We have developed a bifurcated strategy where we will establish two separate brands; (1) where the actual technology, ProBiora3TM, will be branded as an active ingredient for licensing and private labeling, and (2) where we will market products under the three house brand names below.   Our house brands contain different ratios, or blends, of the three natural strains contained in ProBiora3TM and potentially different delivery mechanisms such that each product will be tailored to the needs of specific markets. The products currently in production or the product pipeline are:

· EvoraPlusTM, a product with equal weight of all three strains that is optimally designed for the general consumer market.

· Teddy’s PrideTM, a product that has a mixture which focuses exclusively on gum disease, a problem endemic with cats and dogs.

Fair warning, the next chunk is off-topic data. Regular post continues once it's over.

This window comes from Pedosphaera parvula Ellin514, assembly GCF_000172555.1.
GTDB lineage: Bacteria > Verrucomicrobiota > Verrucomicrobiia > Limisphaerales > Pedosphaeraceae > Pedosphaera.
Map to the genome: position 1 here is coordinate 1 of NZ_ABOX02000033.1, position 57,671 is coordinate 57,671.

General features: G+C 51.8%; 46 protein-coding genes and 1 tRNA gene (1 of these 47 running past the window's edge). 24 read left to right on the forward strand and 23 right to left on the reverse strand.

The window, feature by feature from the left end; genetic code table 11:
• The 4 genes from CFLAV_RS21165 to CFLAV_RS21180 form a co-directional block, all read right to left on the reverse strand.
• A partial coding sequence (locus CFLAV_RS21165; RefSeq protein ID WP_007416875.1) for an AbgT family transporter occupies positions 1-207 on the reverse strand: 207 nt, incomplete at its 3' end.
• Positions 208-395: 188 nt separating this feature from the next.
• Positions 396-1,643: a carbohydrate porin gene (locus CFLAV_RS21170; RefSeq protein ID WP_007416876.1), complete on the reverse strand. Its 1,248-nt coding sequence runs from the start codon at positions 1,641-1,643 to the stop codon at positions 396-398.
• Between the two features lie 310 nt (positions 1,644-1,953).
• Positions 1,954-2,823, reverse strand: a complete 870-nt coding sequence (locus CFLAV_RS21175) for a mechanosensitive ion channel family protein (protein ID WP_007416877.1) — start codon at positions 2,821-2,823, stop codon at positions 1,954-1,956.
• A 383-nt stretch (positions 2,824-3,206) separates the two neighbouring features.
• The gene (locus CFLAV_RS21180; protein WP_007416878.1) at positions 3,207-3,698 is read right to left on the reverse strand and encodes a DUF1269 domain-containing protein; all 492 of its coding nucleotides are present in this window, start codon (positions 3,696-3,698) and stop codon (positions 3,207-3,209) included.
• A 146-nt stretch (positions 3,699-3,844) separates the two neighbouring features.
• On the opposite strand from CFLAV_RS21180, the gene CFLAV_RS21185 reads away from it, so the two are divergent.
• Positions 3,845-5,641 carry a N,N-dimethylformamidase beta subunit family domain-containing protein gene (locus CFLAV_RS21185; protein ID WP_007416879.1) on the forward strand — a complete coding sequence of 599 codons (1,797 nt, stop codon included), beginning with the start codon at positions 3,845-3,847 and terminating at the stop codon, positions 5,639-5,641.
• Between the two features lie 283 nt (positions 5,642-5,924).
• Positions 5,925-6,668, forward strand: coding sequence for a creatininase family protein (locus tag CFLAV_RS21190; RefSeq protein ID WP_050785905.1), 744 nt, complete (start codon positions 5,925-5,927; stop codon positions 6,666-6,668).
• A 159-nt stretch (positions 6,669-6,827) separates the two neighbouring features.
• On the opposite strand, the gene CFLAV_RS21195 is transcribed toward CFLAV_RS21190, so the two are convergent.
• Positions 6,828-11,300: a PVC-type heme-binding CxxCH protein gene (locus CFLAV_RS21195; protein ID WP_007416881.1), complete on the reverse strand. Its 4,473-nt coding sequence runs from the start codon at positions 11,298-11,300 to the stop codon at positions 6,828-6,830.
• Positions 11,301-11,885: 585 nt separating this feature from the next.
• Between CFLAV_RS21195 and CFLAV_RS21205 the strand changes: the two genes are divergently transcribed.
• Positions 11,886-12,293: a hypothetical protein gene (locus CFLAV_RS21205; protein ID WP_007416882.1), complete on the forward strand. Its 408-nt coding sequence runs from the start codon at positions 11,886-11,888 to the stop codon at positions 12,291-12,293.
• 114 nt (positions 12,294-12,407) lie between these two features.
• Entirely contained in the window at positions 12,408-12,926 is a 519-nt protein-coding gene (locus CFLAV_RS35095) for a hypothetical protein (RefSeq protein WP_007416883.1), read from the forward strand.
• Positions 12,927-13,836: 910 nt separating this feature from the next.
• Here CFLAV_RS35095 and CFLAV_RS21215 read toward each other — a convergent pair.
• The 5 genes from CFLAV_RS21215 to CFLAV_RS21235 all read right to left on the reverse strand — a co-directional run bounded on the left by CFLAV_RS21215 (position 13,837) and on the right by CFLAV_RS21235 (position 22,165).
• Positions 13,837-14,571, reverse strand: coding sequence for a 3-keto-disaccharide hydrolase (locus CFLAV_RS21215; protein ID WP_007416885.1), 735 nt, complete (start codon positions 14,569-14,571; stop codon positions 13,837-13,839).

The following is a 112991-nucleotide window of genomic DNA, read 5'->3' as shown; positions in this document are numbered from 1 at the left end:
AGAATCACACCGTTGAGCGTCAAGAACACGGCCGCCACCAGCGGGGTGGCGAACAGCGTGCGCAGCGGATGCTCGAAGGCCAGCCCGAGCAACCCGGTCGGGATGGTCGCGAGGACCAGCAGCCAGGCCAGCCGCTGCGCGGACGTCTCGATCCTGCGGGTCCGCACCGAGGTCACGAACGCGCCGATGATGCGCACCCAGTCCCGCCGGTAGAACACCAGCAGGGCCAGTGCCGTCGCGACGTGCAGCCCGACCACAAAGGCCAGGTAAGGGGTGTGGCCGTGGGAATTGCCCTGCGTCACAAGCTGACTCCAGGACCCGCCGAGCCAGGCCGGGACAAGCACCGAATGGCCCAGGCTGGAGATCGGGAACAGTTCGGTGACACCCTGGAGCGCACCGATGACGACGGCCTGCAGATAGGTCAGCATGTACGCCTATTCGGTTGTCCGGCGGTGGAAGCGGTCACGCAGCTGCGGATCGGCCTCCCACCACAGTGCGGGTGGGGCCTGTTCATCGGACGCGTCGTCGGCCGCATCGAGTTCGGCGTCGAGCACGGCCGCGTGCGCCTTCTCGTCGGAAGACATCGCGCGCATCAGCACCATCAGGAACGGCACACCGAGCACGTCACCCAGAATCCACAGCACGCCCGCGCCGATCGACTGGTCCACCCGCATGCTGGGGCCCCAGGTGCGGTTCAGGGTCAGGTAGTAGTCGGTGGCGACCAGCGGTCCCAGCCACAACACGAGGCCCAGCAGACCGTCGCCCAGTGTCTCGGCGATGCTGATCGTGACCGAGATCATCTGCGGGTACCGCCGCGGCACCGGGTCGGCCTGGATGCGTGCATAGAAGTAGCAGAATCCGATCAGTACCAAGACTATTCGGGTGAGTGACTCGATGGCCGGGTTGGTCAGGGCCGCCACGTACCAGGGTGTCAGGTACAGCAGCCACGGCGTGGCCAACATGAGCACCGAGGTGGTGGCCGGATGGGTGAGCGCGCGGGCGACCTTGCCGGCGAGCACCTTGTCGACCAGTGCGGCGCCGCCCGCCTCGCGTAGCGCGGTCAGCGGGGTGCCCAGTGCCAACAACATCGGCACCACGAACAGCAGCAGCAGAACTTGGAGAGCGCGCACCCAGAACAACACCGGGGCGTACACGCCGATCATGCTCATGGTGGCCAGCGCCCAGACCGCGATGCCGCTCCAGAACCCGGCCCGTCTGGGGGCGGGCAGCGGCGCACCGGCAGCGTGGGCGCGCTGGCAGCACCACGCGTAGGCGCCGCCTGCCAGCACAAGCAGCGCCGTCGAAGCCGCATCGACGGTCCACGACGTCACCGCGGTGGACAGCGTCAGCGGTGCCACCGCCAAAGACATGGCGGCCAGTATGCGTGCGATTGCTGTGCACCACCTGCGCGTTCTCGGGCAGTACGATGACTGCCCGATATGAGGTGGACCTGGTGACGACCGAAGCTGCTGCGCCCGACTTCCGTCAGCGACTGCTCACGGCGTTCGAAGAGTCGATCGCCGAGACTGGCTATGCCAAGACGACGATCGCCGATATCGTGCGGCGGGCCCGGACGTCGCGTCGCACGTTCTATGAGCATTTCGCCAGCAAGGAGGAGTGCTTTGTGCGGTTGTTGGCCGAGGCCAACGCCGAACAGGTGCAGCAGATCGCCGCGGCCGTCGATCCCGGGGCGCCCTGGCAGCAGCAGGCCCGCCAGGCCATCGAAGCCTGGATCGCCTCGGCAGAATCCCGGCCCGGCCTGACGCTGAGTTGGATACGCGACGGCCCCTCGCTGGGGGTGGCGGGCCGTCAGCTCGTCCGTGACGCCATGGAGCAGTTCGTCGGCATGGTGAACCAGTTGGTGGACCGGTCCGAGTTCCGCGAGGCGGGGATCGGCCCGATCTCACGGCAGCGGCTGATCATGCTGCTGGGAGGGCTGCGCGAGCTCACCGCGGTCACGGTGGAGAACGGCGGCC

· EvoraKidsTM, a product that has a greater concentration of strains designed to reduce dental caries, which is more of an issue for children.

Other house products with different formulations and delivery systems are also in planning. EvoraPlusTM was the first product to market with Teddy’s Pride TM expected to follow in the coming months. EvoraPlusTM is a probiotic mint packaged in a 60 unit box with four 15 dose blister packs. The intended usage is to take one mint twice a day after brushing. As such, one box is designed to include a one-month’s supply of EvoraPlus TM. We have completely outsourced the manufacturing and fulfillment processes.  Our manufacturer is a large, GMP certified manufacturer with the ability to scale production to meet our expected needs.

Marketing Progress

Anticipated sales of EvoraPlusTM have been slow to materialize for a variety of reasons including; the weakening global economic environment, the timeliness of the product’s launch, and delays in the adoption rates by mass retailers.  Sales have also been hampered due to the lack of appropriate funds available to drive our marketing efforts.